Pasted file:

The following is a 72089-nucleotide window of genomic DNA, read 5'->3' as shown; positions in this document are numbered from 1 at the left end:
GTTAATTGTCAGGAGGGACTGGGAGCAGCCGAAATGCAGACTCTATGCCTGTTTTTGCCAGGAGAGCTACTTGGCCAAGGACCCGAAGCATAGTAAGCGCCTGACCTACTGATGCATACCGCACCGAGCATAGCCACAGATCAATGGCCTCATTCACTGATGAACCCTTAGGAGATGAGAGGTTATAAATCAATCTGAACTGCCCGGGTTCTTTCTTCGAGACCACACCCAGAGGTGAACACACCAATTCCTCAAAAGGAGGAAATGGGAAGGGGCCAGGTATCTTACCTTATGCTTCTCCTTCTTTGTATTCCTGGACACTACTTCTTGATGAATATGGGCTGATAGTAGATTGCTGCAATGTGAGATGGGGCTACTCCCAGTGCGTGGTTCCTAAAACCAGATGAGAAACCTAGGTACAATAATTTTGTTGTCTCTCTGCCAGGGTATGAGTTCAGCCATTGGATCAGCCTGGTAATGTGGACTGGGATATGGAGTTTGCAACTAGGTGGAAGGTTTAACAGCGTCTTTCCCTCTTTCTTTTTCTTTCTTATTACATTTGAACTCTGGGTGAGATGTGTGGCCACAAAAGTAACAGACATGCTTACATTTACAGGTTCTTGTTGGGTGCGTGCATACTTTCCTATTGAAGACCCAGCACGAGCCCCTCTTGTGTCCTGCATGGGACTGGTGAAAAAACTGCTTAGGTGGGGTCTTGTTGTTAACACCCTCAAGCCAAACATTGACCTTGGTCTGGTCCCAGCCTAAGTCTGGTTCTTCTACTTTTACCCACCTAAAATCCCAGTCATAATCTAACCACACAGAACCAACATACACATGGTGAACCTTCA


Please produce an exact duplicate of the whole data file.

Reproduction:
The following is a 72089-nucleotide window of genomic DNA, read 5'->3' as shown; positions in this document are numbered from 1 at the left end:
GTTAATTGTCAGGAGGGACTGGGAGCAGCCGAAATGCAGACTCTATGCCTGTTTTTGCCAGGAGAGCTACTTGGCCAAGGACCCGAAGCATAGTAAGCGCCTGACCTACTGATGCATACCGCACCGAGCATAGCCACAGATCAATGGCCTCATTCACTGATGAACCCTTAGGAGATGAGAGGTTATAAATCAATCTGAACTGCCCGGGTTCTTTCTTCGAGACCACACCCAGAGGTGAACACACCAATTCCTCAAAAGGAGGAAATGGGAAGGGGCCAGGTATCTTACCTTATGCTTCTCCTTCTTTGTATTCCTGGACACTACTTCTTGATGAATATGGGCTGATAGTAGATTGCTGCAATGTGAGATGGGGCTACTCCCAGTGCGTGGTTCCTAAAACCAGATGAGAAACCTAGGTACAATAATTTTGTTGTCTCTCTGCCAGGGTATGAGTTCAGCCATTGGATCAGCCTGGTAATGTGGACTGGGATATGGAGTTTGCAACTAGGTGGAAGGTTTAACAGCGTCTTTCCCTCTTTCTTTTTCTTTCTTATTACATTTGAACTCTGGGTGAGATGTGTGGCCACAAAAGTAACAGACATGCTTACATTTACAGGTTCTTGTTGGGTGCGTGCATACTTTCCTATTGAAGACCCAGCACGAGCCCCTCTTGTGTCCTGCATGGGACTGGTGAAAAAACTGCTTAGGTGGGGTCTTGTTGTTAACACCCTCAAGCCAAACATTGACCTTGGTCTGGTCCCAGCCTAAGTCTGGTTCTTCTACTTTTACCCACCTAAAATCCCAGTCATAATCTAACCACACAGAACCAACATACACATGGTGAACCTTCA